Students describe a physical and emotional release, a new ability for self-reflection and greater understanding and confidence.
It is also said, if you change the way you look at things, the things you look at will change
Based in Tokai, Western Cape, the Chrysalis Academy's youth development programme teaches life skills to marginalised young men and women, who may have been exposed to substance abuse, family, gang and community violence, to unemployment, disappointment and rejection. The three-month holistic healing course that seeks to address physical, emotional, practical and spiritual needs, is essentially a resiliency skills initiative.
It also seeks to place graduates in jobs but those who haven't completed their schooling are encouraged to do so or to enrol at Further Education & Training colleges or universities.
Funded by the Western Cape provincial Department of Community Safety with various other Western Cape provincial departments also providing support, it also relies on private sector donations and the Distell Foundation is a major contributor.
Away from their families and living on campus in Tokai, Chrysalis students are given psychosocial support to equip them, when they return to their regular lives to make better, more informed decisions.
During their stay, there will be no home visits, although family may visit them at the halfway mark for just a few hours. Families will also participate in workshops to raise their own self-awareness and learn how to help students re-integrate into their routine lives when they return home.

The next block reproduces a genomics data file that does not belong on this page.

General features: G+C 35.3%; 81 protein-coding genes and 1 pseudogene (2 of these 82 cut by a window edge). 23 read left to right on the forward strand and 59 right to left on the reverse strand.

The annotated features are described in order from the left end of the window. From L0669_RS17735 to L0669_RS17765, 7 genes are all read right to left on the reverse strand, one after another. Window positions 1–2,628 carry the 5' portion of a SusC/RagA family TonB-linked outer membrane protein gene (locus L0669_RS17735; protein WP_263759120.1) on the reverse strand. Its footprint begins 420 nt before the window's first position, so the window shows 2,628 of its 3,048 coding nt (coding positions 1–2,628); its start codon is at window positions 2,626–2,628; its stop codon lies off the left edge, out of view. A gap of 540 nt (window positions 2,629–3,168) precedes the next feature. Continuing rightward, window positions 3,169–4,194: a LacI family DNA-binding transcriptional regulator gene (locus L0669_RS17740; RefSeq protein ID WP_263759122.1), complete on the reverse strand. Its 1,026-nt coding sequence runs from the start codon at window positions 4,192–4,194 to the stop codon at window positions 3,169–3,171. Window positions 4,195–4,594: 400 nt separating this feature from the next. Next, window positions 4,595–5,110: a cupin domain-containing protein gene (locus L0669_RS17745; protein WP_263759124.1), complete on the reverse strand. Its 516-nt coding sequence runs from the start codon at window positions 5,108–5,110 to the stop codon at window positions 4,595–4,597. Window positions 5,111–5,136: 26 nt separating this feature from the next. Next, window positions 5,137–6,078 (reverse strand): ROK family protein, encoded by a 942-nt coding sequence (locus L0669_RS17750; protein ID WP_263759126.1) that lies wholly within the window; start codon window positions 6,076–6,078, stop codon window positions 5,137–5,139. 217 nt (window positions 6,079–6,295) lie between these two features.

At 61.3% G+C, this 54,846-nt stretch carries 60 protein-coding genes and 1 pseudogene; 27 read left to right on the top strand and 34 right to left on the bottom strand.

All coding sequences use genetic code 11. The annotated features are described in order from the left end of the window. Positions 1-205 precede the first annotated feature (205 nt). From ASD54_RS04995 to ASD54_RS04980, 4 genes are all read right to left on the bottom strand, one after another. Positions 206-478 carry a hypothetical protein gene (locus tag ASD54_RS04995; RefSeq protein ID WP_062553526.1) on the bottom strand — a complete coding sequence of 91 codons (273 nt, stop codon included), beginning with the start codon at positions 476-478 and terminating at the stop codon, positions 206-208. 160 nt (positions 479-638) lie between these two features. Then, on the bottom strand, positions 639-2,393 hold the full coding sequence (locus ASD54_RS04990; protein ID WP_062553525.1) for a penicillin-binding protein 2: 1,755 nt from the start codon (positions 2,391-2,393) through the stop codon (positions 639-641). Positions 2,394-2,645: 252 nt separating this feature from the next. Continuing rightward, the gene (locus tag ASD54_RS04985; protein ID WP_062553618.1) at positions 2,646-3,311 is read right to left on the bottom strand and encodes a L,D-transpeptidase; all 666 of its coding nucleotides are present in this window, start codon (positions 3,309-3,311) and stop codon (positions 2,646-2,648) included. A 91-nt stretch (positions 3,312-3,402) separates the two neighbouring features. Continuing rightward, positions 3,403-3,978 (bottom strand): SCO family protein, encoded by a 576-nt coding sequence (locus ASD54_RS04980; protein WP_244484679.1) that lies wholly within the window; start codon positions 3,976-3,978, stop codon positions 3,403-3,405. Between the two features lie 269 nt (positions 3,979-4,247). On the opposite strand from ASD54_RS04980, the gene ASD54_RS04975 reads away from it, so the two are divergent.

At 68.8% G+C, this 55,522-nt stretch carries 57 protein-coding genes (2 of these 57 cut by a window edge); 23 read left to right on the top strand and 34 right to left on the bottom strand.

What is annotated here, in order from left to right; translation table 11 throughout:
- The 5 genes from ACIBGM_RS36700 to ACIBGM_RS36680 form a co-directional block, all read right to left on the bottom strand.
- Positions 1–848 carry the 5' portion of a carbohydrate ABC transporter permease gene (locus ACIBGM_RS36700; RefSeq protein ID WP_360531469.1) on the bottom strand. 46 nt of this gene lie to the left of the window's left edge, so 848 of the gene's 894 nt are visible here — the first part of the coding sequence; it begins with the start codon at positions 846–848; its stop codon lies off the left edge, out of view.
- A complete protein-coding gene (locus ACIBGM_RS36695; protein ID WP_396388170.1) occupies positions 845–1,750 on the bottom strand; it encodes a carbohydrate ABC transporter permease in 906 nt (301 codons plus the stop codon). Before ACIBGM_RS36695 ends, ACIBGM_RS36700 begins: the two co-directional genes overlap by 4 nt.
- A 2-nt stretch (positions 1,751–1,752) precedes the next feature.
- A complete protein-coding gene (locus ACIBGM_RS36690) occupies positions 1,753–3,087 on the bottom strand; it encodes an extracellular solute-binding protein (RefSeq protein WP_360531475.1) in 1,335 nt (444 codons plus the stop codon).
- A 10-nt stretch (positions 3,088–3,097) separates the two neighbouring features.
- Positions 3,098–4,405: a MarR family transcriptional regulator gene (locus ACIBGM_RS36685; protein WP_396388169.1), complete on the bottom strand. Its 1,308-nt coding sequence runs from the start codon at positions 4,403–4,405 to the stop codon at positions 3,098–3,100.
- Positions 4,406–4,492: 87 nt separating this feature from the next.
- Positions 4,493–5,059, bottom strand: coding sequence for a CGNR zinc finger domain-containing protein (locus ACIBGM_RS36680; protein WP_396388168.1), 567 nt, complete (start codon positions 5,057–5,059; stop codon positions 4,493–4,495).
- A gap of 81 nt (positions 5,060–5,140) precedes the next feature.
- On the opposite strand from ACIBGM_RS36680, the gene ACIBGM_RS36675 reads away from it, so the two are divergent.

Its trauma release exercise programme, funded entirely by Distell, addresses the most fundamental aspect of the vulnerability that drives so many impoverished and alienated youth to act out in a way that can effectively end their futures. Students can choose from yoga, art, drama, movement therapy, reflexology, poetry, story-telling and journal-keeping or they can receive counselling for substance addiction or for grief and loss. These weekly sessions help them to confront painful memories and manage deep-seated hurt and anger.
CEO Lucille Meyer says the results are significant. Students describe a physical and emotional release, a new ability for self-reflection and greater understanding and confidence.
Every year, 540 young people undergo the youth development programme.Back to Focus Areas